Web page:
Â The great hope of hard-pressed newspapers has been that theirÂ online traffic andÂ revenuesÂ would rise soon enough andÂ fast enoughÂ toÂ replaceÂ their evaporatingÂ print advertising. ButÂ there is some evidenceÂ (as I’veÂ bloggedÂ once or twiceÂ before) that trafficÂ flowsÂ to most online news sites have flattened.Â While aÂ few national and brand name online dailiesÂ continue toÂ grow, theÂ rest of theÂ online dailies stagnate.Â
That’sÂ theÂ gistÂ of aÂ Harvard study at the heart of this concern. Paid Content editor Rafat Ali has raised a red flagÂ about the study’s traffic-countingÂ methodology.Â So don’t take it as gospel.Â ButÂ the concern about a traffic slowdownÂ rings true to meÂ because it fitsÂ the way theÂ web has evolved. LocalÂ newspapersÂ had a natural advantageÂ when they went online aÂ decade agoÂ because theyÂ could repurposeÂ print content for Web 1.0. Their competitors had to create content.
ButÂ Web 2.0 is not aboutÂ content.Â For one thingÂ search hasÂ commodotized content.Â It has unwrapped and aggregated content in an efficient way that feeds people all the news they could possiblyÂ want by grazing the web. This invitesÂ nomadic behavior at odds with the old habitÂ of newspaper subscribership, andÂ helps create whatÂ Steve YelvingtonÂ recently calledÂ a promiscuous newsÂ audienceÂ — a term he took fromÂ the “nut graf” of research from the management-consulting firm McKinsey & Company:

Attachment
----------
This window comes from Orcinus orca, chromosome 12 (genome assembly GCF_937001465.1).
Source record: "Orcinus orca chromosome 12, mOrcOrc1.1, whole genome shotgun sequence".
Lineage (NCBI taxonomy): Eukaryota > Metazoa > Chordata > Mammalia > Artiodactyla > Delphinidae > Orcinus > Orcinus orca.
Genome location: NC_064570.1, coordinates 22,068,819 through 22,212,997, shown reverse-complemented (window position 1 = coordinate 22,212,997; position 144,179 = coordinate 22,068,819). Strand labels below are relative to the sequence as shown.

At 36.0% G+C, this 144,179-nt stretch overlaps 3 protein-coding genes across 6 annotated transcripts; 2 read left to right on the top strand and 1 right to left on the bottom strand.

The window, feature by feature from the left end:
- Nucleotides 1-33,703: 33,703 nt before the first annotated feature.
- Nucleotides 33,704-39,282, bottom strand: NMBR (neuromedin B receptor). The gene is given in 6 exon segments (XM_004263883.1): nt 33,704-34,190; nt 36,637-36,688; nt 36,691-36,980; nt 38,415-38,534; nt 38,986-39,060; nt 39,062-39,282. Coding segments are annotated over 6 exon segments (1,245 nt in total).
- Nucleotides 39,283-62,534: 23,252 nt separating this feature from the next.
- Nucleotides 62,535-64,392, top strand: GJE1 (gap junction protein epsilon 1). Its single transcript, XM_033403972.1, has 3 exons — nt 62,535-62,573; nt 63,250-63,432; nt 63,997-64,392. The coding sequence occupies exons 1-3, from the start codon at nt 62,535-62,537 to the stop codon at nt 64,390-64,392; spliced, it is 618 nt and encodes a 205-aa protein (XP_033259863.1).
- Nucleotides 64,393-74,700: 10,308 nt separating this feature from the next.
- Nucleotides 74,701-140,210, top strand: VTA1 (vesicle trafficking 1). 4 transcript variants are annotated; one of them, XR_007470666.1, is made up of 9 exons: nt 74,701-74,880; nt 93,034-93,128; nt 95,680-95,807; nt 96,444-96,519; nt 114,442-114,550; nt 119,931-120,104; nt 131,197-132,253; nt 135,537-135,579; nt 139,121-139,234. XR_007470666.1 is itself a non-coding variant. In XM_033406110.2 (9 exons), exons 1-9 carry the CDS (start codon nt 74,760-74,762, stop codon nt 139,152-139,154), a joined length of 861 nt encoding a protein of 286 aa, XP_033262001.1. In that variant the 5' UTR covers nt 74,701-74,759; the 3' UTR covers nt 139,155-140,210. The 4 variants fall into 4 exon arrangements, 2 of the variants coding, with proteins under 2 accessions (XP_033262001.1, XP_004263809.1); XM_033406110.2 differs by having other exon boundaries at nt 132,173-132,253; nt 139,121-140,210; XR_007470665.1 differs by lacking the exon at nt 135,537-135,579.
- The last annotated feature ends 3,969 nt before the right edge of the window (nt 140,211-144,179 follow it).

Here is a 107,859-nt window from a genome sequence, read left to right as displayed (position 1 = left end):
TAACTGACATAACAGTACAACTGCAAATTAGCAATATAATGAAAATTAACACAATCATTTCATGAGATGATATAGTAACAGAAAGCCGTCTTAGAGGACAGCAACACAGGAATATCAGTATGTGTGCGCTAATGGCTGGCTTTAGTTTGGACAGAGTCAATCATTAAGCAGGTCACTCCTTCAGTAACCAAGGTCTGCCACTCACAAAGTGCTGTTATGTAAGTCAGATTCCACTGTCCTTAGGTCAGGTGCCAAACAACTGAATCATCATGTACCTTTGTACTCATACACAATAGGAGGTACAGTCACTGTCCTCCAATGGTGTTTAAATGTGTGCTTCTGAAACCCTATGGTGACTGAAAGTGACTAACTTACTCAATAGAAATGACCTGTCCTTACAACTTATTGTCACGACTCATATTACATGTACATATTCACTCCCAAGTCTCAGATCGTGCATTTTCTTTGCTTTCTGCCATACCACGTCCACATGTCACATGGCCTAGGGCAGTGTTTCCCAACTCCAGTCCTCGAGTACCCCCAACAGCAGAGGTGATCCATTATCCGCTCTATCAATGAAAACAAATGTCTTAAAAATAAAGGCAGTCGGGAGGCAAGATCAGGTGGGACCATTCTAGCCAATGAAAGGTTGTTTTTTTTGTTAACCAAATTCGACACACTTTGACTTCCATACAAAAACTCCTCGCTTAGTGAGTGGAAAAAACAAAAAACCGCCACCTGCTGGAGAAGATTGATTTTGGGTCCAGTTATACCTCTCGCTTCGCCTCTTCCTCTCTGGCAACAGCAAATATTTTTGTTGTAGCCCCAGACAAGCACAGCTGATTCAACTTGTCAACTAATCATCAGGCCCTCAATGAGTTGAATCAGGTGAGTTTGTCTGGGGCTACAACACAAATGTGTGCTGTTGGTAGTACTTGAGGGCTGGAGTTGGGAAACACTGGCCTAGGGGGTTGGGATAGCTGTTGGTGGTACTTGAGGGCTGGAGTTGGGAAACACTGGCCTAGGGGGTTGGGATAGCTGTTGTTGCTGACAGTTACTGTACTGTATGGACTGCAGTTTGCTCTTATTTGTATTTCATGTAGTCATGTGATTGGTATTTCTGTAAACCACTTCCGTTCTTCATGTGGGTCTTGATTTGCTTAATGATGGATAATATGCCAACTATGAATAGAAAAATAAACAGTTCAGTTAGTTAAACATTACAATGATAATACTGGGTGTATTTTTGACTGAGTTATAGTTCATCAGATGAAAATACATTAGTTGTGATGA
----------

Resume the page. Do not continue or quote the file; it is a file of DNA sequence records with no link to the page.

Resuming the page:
“The research â€” an online survey of 2,100 consumers in the United States â€” found that the respondents divide their time among as many as 16 news brands a week. ‘Brand promiscuity,’ it appears, is the norm.”
SoÂ content is not theÂ king ofÂ Web 2.0. In fact it may be closer to the harlot. ContentÂ isÂ a good way toÂ drawÂ a click. But in a promiscuous world the quality content is unlikelyÂ to make the visitorÂ stick.Â Media compete inÂ an Attention Economy. Media thrive or fail depending upon how muchÂ time people spend with them. That’s why Web 2.0 sites emphasize community, conversation, connections, votingÂ –Â anything to create involvement and buy-in.
Â None of this — notÂ this thought process of involvement, notÂ the inclusiveÂ technologies of Web 2.0 — are native to the newspaper newsroom. Newspaper sites couldÂ do well, at least traffic-wise, inÂ the first wave of the web because it was just like printing only without the paper. But a lot has changed in this new web. So much so that I wonder how much of thisÂ ethos of participation and involvement has filtered into the American newsroom?